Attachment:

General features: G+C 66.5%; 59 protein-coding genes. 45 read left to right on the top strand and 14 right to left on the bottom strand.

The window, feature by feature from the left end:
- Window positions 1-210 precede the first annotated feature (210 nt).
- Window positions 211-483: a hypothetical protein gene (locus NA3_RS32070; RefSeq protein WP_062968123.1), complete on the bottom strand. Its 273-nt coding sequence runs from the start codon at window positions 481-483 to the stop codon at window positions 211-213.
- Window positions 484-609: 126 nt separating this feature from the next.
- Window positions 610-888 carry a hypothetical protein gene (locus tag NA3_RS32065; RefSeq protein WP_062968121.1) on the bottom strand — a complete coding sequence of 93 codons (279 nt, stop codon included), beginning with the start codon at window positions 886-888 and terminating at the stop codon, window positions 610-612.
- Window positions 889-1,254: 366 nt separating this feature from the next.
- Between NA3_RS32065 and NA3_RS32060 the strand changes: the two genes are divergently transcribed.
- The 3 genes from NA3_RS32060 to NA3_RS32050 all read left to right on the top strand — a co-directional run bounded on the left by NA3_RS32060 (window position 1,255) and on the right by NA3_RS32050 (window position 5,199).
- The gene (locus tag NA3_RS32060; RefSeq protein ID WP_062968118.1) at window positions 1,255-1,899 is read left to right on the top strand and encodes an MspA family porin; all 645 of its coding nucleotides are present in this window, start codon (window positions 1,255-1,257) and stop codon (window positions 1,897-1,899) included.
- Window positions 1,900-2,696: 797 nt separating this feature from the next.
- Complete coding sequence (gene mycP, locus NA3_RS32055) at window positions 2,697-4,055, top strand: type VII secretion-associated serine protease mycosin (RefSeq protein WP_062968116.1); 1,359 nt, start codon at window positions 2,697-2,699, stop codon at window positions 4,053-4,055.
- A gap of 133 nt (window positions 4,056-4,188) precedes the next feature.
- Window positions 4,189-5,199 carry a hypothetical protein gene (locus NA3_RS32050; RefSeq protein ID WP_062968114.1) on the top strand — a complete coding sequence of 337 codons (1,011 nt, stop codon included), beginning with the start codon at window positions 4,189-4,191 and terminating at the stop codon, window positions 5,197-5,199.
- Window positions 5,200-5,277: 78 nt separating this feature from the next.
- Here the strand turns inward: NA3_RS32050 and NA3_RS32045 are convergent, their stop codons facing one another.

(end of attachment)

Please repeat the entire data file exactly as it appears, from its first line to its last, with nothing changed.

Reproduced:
General features: G+C 66.5%; 59 protein-coding genes. 45 read left to right on the top strand and 14 right to left on the bottom strand.

The window, feature by feature from the left end:
- Window positions 1-210 precede the first annotated feature (210 nt).
- Window positions 211-483: a hypothetical protein gene (locus NA3_RS32070; RefSeq protein WP_062968123.1), complete on the bottom strand. Its 273-nt coding sequence runs from the start codon at window positions 481-483 to the stop codon at window positions 211-213.
- Window positions 484-609: 126 nt separating this feature from the next.
- Window positions 610-888 carry a hypothetical protein gene (locus tag NA3_RS32065; RefSeq protein WP_062968121.1) on the bottom strand — a complete coding sequence of 93 codons (279 nt, stop codon included), beginning with the start codon at window positions 886-888 and terminating at the stop codon, window positions 610-612.
- Window positions 889-1,254: 366 nt separating this feature from the next.
- Between NA3_RS32065 and NA3_RS32060 the strand changes: the two genes are divergently transcribed.
- The 3 genes from NA3_RS32060 to NA3_RS32050 all read left to right on the top strand — a co-directional run bounded on the left by NA3_RS32060 (window position 1,255) and on the right by NA3_RS32050 (window position 5,199).
- The gene (locus tag NA3_RS32060; RefSeq protein ID WP_062968118.1) at window positions 1,255-1,899 is read left to right on the top strand and encodes an MspA family porin; all 645 of its coding nucleotides are present in this window, start codon (window positions 1,255-1,257) and stop codon (window positions 1,897-1,899) included.
- Window positions 1,900-2,696: 797 nt separating this feature from the next.
- Complete coding sequence (gene mycP, locus NA3_RS32055) at window positions 2,697-4,055, top strand: type VII secretion-associated serine protease mycosin (RefSeq protein WP_062968116.1); 1,359 nt, start codon at window positions 2,697-2,699, stop codon at window positions 4,053-4,055.
- A gap of 133 nt (window positions 4,056-4,188) precedes the next feature.
- Window positions 4,189-5,199 carry a hypothetical protein gene (locus NA3_RS32050; RefSeq protein ID WP_062968114.1) on the top strand — a complete coding sequence of 337 codons (1,011 nt, stop codon included), beginning with the start codon at window positions 4,189-4,191 and terminating at the stop codon, window positions 5,197-5,199.
- Window positions 5,200-5,277: 78 nt separating this feature from the next.
- Here the strand turns inward: NA3_RS32050 and NA3_RS32045 are convergent, their stop codons facing one another.